Tales from Stoneleigh: ‘He lost all co-ordination and would bump into walls — he was given a 2% chance of survival’

  • There is one horse that has defied all odds to compete at the LeMieux National Dressage Championships at Stoneleigh (14-17 September) this week.

    Korenbloem Royal Rebel, or Reg as he is known at home, was given a 2% chance of survival after he contracted meningitis in 2013.

    His rider, Lottie Flinn explains: “We brought Reg in from the field one day and found that he couldn’t put his head down to eat his dinner. We thought maybe he had some muscle damage in between his ears and when we took him to the vets, a scan showed some damage to the muscles in his poll, which threw us off the scent. After a few days he deteriorated rapidly. He lost all co-ordination and would fall over and walk into walls — hair above his eyes has never re-grown where he scraped it off bumping into the wall. Vets then diagnosed Reg with meningitis and he was given a 2% chance of survival. I looked up other cases on the internet and found one site that said over the past 40 years in the USA, seven horses had suffered with meningitis and none of them had survived. It was touch and go for a couple of days, but we agreed with our wonderful vet, Peter Schofield of Hird & Partners Vets, that we would give Reg a chance. Once the antibiotics prescribed for targeting the bacteria kicked in, he started to show signs of improvement.”

    Not too long later, Reg was allowed to return home to Lottie’s yard in Lancashire, a place he has lived since he was a five-year-old.

    “I found Reg via an advert in Horse & Hound magazine,” explains 27-year-old Lottie. “He was based on Roland Tong’s yard six hours away and if he didn’t windsuck, he would have been snapped up before we got there.”

    Lottie thought Reg would max out at advanced medium level, talent-wise, but he has proven her wrong.

    “When Reg recovered from the meningitis, I had no idea if I’d ever be able to ride him again,” admits Lottie. “But it was like nothing has happened — it’s amazing really.”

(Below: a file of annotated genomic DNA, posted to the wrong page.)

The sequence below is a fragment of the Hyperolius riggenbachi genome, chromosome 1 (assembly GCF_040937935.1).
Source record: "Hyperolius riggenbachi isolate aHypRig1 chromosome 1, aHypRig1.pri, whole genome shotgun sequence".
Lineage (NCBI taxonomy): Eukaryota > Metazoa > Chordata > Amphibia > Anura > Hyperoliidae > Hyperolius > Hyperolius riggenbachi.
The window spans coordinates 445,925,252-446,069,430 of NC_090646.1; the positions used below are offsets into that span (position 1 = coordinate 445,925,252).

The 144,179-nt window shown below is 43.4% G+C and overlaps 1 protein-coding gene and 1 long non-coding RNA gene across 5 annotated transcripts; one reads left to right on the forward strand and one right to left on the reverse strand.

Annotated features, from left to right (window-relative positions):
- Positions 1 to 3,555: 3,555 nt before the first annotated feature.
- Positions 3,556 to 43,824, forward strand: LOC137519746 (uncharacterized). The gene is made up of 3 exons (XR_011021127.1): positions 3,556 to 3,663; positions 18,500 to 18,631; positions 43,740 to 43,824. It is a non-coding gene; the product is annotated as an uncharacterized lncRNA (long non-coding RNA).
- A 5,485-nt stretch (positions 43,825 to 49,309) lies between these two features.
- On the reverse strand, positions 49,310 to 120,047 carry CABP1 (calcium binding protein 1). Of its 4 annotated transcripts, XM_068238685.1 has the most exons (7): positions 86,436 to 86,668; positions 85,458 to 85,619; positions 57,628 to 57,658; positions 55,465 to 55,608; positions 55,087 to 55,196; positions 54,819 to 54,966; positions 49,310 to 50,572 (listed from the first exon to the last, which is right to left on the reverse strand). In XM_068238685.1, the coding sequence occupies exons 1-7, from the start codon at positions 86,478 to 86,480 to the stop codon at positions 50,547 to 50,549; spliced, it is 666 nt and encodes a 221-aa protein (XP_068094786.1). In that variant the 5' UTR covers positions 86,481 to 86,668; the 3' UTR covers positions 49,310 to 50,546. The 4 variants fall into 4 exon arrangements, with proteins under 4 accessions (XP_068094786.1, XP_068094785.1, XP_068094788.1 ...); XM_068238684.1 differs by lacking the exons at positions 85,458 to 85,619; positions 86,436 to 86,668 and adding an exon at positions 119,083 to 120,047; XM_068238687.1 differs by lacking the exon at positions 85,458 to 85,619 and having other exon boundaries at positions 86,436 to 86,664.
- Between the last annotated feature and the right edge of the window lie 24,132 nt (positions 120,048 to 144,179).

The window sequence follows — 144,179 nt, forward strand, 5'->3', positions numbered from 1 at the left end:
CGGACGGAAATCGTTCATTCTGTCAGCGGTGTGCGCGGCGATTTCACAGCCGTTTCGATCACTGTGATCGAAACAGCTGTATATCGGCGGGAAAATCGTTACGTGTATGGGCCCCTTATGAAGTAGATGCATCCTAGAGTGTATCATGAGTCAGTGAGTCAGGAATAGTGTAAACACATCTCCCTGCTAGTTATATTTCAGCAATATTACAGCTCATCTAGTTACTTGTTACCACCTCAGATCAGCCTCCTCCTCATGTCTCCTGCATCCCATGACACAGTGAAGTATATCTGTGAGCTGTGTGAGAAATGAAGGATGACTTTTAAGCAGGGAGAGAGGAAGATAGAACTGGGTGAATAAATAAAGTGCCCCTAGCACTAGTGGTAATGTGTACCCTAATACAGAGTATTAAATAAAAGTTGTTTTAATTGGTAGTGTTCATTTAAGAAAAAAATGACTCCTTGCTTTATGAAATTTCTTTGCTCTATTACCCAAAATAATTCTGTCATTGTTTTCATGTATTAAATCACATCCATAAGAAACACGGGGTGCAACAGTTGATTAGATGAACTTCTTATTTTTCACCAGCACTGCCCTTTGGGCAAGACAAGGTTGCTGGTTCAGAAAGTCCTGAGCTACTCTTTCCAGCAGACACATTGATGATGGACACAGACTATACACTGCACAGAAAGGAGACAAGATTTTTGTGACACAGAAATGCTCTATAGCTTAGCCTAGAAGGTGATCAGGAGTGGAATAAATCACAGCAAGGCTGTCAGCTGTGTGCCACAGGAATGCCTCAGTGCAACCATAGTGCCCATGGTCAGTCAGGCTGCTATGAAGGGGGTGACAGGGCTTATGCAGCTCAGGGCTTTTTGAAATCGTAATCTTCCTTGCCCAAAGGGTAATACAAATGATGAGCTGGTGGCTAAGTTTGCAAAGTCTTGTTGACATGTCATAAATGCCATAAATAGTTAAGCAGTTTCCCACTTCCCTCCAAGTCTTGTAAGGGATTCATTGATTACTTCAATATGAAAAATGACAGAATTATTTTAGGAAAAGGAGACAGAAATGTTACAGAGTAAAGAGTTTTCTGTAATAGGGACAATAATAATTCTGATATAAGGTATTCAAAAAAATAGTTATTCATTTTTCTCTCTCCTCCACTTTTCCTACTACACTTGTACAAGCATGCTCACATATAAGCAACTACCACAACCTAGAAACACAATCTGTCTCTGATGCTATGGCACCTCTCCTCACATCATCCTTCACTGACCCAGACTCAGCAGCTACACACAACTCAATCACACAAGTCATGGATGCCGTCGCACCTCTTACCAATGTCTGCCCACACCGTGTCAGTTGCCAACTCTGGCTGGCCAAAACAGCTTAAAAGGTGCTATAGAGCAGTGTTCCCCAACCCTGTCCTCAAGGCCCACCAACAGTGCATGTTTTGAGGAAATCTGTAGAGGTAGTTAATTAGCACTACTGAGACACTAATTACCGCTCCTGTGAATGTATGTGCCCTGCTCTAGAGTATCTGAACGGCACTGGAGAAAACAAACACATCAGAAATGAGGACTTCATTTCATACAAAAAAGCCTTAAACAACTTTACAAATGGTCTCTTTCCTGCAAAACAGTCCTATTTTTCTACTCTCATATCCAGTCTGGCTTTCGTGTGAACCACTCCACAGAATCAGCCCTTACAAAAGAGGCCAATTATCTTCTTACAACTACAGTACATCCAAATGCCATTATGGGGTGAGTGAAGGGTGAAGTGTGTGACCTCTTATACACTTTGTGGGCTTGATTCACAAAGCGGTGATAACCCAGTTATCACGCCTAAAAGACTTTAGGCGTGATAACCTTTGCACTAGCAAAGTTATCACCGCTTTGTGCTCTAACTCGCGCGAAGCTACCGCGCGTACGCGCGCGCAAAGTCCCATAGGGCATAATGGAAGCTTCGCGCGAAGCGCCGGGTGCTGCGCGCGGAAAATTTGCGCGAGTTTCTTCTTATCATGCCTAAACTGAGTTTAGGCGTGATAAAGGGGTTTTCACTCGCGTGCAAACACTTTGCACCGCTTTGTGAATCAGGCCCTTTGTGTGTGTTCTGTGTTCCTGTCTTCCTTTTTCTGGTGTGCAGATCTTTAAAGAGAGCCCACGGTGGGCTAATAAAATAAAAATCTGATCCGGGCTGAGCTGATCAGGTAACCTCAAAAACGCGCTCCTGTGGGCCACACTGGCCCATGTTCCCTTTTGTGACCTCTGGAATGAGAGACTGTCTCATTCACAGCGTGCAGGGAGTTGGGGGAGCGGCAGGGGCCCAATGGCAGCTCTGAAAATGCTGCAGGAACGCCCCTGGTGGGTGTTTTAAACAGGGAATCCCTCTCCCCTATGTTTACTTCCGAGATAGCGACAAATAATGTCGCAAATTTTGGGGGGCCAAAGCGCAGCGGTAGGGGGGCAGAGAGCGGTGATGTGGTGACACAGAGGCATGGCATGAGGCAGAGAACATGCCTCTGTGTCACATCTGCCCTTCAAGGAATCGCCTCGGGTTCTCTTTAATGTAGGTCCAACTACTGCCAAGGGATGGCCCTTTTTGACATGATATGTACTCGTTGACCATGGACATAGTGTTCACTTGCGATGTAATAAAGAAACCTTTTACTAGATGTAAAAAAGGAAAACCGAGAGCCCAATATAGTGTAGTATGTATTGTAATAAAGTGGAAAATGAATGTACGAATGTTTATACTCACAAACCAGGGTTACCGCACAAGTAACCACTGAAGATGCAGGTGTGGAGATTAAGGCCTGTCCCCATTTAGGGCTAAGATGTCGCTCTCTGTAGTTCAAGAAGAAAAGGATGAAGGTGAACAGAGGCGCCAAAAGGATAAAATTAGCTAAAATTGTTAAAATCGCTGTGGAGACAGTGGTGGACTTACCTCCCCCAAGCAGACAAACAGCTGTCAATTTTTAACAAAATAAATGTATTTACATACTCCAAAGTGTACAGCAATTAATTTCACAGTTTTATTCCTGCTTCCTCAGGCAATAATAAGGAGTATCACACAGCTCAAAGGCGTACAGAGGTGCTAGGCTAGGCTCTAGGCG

A key part of Lottie and 14-year-old Reg’s dressage career has been Matt Frost who Lottie trains with.

    “When I started having lessons with Matt, he really unlocked our potential,” says Lottie. “One day he told me that Reg and I were capable of competing internationally and I just didn’t believe him.”

    However, this year Lottie was proven wrong as she and Reg, owned by her mother Kathryn Flinn, competed in the CDI3* in Pompadour, France.

    “Reg tries his heart out for me — he’s so loyal and everything we’ve achieved since the meningitis is a bonus as he wasn’t really meant to be here,” says Lottie, who admits her horse, by Rubels, is also “very opinionated”.

    “We call him ‘Princess Reg’ at home as he can be a bit of a princess,” she laughs.

    This week, Lottie and Reg, who are accompanied by groom Lauren Gardener (pictured top), are competing in the advanced medium gold championship, which takes place tomorrow (17 September). But it has taken the pair 10 years to get here.

    “It’s great to finally get here as a rider,” says Lottie. “Previously a range of things have gone wrong which have prevented us from qualifying, but it has mostly been down to me putting too much pressure on myself at the regional qualifiers. This year I chilled out completely and thought what will be, will be and we finally did it!”

    Continued below…

    With regards to the future, Lottie says she would love to do a grand prix with Reg before retiring him.

    “Whatever happens, we love him to pieces and he doesn’t owe me anything,” says Lottie.

    Keep up-to-date with all of the news from the National Dressage Championships by keeping an eye on the Horse & Hound website, and don’t miss the full magazine report, out on Thursday 21 September.

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